AND ABSTRACT Essential tremor (ET) is the most common movement disorder in the United States, affecting 4% of all adults over the age of 40. For individuals whose motor symptoms are refractory to medication and significantly impair their daily living, deep brain stimulation (DBS) is considered to be the only bilateral therapeutic option. Despite recent advances in DBS technology, a significant portion of ET patients with DBS implants will receive inadequate tremor control because of poorly placed DBS leads, while others will lose efficacy of the therapy after 1-2 years due in part to inflexible neurostimulator programming options. There is a strong and growing clinical need for implantable DBS lead designs and programming algorithms that can enable clinicians to better sculpt electric fields within the brain, especially in cases where stimulation through a poorly placed DBS lead results in low-threshold side-effects. Our proposed study will integrate high-field magnetic resonance imaging, histological neurotracing of fiber pathways, computational modeling of DBS, and single-cell electrophysiology methods to further develop and experimentally-validate a novel semi-automated machine learning algorithm that facilitates hypothesis-driven determination of subject-specific neurostimulator settings through directional DBS leads. Specifically, we will: 1) identify the neural pathways involved in the reduction of action and postural tremor using directional DBS leads and a novel particle swarm optimization algorithm based on subject-specific anatomy; 2) quantify how tremor-related information is modulated on the single-cell, population, and network levels by therapeutic DBS in a preclinical large-animal model of harmline-induced tremor; and 3) investigate how therapeutic windows (i.e. the threshold difference between postural and action tremor abolishment and side effect emergence) change over time with human DBS therapy targeting one or more pathways within the cerebello-thalamoc-cortical network. Together, this project will (a) experimentally evaluate and translate a novel DBS programming algorithm to human ET patients, (b) provide a much more detailed map of the neural pathways underlying the therapeutic effects of DBS (on postural and action tremor) and side effects of DBS (on dysarthria, paresthesia, ataxia), (c) rigorously investigate how DBS for treating tremor works mechanistically at the single cell and network levels within the brain, and (d) probe the neural pathways involved in the worsening of tremor symptoms for ET patients over time.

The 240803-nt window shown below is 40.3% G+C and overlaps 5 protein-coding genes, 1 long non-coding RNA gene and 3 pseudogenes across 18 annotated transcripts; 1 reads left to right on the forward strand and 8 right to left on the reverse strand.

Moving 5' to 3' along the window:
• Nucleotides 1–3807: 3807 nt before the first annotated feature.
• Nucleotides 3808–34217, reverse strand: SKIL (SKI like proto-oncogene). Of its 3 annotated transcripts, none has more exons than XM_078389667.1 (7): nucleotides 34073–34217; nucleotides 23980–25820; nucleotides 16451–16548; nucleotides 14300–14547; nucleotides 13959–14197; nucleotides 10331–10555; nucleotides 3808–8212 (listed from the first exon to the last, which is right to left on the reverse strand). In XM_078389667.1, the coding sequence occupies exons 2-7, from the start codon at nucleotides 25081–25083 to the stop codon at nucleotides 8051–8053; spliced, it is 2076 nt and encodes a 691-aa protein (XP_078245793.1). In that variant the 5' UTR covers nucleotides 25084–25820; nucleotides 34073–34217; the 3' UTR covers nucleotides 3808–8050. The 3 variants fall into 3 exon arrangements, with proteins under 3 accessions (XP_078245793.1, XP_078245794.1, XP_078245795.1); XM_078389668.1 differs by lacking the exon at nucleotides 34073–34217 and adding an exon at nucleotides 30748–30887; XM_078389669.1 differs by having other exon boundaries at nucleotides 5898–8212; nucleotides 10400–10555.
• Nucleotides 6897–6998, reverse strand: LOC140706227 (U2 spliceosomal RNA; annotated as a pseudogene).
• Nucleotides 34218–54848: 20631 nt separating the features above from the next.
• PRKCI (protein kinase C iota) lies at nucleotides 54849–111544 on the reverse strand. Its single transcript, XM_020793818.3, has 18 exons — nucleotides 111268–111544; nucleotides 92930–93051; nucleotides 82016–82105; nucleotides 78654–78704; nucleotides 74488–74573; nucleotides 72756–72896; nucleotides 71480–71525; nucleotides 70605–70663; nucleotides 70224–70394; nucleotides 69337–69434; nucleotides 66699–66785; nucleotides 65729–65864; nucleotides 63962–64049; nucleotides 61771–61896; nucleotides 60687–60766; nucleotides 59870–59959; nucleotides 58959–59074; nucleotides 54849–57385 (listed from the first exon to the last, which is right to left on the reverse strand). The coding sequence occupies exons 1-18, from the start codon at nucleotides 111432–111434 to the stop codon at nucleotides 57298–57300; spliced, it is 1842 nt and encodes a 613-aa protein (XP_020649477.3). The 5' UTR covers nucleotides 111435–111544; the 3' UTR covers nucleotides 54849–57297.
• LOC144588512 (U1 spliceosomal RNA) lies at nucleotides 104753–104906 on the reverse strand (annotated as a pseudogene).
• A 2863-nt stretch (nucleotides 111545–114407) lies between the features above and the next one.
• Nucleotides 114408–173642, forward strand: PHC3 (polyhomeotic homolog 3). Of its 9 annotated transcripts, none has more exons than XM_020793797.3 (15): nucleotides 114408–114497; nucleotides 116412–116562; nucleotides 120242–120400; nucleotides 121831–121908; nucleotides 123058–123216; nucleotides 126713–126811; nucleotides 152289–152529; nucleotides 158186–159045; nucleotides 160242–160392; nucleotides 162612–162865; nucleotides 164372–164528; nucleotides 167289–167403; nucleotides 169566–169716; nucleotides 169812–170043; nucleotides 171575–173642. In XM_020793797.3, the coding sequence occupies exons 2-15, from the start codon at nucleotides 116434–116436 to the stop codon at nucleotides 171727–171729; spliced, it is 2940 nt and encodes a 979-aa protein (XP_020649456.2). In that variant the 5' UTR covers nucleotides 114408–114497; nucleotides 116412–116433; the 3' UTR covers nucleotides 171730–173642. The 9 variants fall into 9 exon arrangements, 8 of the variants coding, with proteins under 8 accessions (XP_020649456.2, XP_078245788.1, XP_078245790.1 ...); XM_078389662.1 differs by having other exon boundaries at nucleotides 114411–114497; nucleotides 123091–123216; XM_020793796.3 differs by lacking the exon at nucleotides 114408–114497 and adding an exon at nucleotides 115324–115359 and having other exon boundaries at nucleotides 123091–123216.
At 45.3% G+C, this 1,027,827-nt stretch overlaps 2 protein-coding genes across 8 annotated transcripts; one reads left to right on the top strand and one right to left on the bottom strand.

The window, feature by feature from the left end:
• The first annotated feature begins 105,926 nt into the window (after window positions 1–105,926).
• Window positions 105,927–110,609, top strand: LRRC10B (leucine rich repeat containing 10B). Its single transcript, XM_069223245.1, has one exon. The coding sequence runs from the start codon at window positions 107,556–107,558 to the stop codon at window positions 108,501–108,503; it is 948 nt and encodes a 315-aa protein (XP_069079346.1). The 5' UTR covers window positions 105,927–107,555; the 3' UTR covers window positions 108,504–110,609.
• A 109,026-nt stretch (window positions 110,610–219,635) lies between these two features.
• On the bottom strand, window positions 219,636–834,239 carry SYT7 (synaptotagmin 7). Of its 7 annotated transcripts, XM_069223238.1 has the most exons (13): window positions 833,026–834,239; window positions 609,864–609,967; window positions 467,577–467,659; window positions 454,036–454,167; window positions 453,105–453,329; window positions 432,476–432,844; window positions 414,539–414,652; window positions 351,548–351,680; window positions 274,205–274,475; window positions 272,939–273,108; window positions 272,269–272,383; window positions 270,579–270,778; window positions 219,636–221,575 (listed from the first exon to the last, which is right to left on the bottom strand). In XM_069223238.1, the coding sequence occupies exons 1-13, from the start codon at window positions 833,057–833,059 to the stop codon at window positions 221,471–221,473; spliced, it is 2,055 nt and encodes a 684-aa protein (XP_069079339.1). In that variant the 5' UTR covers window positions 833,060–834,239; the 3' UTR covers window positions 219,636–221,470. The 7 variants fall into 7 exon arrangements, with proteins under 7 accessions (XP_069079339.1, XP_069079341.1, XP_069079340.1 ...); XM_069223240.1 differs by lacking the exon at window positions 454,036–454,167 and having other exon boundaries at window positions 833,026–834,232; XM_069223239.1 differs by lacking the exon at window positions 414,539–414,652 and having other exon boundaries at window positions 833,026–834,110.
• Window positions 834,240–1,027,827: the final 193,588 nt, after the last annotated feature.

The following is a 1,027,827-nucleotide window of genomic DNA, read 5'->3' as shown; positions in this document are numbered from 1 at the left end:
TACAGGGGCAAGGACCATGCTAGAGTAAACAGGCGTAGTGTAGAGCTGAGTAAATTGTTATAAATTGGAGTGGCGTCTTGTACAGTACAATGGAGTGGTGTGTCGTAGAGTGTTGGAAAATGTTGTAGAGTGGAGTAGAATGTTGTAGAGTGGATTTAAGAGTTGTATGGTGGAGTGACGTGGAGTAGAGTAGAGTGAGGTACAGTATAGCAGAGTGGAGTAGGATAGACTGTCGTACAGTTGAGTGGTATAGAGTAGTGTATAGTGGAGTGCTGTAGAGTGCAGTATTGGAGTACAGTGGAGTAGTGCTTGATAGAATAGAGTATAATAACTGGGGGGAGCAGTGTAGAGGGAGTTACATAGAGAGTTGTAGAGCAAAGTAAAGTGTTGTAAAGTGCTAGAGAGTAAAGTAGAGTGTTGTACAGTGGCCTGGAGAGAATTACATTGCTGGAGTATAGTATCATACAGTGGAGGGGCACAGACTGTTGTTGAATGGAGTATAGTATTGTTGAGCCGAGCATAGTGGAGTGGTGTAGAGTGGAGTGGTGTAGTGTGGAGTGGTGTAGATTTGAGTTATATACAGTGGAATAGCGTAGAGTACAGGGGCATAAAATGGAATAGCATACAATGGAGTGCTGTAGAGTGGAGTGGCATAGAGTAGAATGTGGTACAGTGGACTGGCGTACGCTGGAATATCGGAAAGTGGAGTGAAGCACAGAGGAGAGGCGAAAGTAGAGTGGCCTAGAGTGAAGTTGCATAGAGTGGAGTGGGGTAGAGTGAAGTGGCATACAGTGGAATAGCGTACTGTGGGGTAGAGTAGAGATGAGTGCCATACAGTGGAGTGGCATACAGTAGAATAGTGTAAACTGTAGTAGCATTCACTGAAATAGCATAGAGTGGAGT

Public Health Relevance

Deep brain stimulation (DBS) is a proven therapy for patients with medication-refractory essential tremor, but a significant portion of patients with these implants do not receive adequate tremor control because of poorly placed DBS leads or inflexible DBS programming options. There is a strong and growing clinical need for implantable DBS lead designs that can enable clinicians to better sculpt electric fields in the brain to improve the functional outcome for all patients requiring DBS to manage their essential tremor. Our research study will experimentally evaluate a novel machine learning algorithm for programming directional DBS leads implanted within thalamus to more precisely identify and effectively target the pathways and circuits involved in (a) cessation of action and postural tremor, and (b) worsening of tremor symptoms over time.

National Institute of Health (NIH)
National Institute of Neurological Disorders and Stroke (NINDS)
Research Project (R01)
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Special Emphasis Panel (ZRG1)
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Kukke, Sahana Nalini
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University of Minnesota Twin Cities
Schools of Medicine
United States
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